A group of state attorneys general will reportedly sue to block T-Mobile-Sprint merger


As we reportedly near a government decision on T-Mobile and Sprint’s merger, the deal is facing opposition from some states.

A group of at least 10 state attorneys general are planning to file a lawsuit to try and block T-Mobile and Sprint’s merger. New York state’s attorney general is leading the lawsuit, sources tell Reuters, and the lawsuit is expected to be filed in New York. The New York state attorney general has a press conference scheduled for later today.

The T-Mobile-Sprint merger has already gotten the support of some FCC leaders, including Chairman Ajit Pai, and 18 of the 19 necessary state public utilities commissions. The Justice Department is still conducting an antitrust review of the deal, though reports say a decision could come as soon as this week. It’s unclear how Justice Department antitrust chief Makan Delrahim will decide, but the antitrust division staff has reportedly recommended that the merger be blocked.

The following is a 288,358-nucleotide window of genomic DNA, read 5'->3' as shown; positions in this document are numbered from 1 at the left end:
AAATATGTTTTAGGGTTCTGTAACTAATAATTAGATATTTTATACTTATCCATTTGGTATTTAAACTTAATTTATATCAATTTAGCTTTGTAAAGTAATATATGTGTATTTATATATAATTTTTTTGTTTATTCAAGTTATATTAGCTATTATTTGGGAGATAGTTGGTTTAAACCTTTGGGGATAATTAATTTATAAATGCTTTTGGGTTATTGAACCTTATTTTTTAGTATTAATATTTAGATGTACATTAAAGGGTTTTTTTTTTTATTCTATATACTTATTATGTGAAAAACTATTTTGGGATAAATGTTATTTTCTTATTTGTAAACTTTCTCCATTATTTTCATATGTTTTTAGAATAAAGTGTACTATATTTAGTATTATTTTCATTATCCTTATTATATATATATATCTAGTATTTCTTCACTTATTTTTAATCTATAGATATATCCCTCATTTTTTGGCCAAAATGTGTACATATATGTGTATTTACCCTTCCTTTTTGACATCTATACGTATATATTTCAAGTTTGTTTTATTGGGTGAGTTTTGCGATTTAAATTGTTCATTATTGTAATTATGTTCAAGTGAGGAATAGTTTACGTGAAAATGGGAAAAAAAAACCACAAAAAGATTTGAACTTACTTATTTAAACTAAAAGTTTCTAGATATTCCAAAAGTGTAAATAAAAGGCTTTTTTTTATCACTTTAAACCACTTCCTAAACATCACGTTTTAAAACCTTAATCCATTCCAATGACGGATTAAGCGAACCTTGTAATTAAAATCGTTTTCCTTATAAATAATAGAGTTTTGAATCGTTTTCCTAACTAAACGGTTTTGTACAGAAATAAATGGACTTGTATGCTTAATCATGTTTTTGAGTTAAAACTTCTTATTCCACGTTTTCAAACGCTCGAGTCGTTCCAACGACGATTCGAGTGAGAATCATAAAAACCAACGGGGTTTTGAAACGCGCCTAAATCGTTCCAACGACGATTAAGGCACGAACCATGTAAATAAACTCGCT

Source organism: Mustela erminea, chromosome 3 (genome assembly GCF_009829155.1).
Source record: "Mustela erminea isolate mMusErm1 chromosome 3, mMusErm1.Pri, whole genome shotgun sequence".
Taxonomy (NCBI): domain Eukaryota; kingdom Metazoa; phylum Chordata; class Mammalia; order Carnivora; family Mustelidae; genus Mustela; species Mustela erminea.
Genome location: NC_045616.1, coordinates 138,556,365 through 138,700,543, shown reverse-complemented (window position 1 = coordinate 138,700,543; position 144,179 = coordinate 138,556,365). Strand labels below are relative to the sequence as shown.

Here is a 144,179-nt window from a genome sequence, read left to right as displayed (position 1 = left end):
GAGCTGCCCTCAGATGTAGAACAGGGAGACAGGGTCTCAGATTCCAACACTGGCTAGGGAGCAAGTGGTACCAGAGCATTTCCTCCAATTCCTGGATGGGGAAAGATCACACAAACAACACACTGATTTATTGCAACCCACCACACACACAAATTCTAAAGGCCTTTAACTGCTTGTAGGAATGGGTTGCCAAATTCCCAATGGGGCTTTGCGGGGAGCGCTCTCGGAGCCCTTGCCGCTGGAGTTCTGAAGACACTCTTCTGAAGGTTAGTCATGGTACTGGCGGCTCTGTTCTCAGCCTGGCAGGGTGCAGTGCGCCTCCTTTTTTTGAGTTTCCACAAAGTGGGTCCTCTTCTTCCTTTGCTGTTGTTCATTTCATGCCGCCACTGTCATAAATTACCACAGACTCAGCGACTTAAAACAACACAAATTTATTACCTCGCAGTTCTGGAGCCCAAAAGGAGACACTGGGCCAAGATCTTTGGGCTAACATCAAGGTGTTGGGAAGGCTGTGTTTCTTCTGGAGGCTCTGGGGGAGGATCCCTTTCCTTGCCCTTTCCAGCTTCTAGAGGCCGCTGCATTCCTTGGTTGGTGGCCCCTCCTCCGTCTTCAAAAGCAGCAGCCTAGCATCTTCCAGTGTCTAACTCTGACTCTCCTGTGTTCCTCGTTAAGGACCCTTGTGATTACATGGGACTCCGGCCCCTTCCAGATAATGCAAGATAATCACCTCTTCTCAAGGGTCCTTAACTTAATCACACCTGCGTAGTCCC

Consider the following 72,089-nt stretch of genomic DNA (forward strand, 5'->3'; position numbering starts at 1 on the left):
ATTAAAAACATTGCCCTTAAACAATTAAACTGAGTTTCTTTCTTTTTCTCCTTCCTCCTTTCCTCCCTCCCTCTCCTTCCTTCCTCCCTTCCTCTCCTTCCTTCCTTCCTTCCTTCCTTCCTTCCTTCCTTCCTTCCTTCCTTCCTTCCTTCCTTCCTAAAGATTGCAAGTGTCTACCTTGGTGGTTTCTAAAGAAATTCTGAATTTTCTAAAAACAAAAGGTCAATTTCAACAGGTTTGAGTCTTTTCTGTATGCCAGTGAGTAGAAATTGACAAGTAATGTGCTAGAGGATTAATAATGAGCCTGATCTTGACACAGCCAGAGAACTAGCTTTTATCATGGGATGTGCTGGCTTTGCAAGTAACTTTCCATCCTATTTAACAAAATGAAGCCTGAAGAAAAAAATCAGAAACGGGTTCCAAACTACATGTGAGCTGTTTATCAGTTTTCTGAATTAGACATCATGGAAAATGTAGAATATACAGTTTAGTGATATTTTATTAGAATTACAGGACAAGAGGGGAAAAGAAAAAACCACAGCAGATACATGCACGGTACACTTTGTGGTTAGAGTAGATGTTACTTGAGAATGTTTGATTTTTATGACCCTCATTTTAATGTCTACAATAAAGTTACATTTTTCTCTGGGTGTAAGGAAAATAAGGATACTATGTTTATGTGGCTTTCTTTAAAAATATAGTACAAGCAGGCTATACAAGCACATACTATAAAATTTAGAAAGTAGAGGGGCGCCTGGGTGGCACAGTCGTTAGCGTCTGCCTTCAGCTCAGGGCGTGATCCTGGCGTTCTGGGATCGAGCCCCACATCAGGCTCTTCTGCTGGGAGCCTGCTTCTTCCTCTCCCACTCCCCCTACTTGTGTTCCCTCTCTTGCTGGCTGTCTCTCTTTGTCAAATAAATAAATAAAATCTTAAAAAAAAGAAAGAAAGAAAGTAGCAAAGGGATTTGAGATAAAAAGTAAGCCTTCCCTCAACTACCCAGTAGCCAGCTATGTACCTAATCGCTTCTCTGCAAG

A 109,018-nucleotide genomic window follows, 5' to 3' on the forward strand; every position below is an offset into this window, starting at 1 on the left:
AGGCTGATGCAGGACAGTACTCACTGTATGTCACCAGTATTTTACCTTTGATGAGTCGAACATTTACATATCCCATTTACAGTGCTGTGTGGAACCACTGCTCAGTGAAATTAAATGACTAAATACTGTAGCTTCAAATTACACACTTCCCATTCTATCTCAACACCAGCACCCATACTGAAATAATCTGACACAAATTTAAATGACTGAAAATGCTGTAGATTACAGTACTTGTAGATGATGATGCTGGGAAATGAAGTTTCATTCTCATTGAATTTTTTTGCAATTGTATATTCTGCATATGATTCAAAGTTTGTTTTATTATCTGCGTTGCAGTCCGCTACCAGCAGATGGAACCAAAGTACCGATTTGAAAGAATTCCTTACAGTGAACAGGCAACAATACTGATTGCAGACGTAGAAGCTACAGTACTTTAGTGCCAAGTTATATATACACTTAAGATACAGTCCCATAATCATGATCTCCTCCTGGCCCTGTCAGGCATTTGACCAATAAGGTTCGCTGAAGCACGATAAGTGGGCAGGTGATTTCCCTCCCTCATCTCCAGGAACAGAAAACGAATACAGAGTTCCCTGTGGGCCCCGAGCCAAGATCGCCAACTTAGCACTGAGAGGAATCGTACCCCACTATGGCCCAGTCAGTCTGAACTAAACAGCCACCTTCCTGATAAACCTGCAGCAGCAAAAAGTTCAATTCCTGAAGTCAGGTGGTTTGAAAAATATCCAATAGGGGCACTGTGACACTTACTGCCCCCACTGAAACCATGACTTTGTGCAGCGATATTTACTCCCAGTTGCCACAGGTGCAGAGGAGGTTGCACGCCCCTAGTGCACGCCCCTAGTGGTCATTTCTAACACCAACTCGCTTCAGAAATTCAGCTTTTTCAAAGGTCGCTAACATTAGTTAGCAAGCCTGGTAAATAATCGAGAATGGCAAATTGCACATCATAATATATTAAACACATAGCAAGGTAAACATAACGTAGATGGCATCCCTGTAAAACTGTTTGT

According to a report from Bloomberg, the group of state attorneys general will argue that allowing T-Mobile and Sprint to merge will eliminate competition and lead to higher prices that could cost customers about $4.5 billion more per year. While the state attorneys general are unsure of how the Justice Department will decide on the deal, it’s said that they’ve investigated the deal and don’t feel the need to wait for the Justice Department to issue a decision.

T-Mobile and Sprint have made commitments tied to their merger’s approval, including the sale of Boost Mobile. The two carriers have also pledged to meet 5G and in-home broadband rollout goals and to not raise prices for three years. Rumors say that the Justice Department also wants T-Mobile and Sprint to help create a competitive fourth carrier in the U.S. if their merger is approved.

Sources: Reuters, Bloomberg

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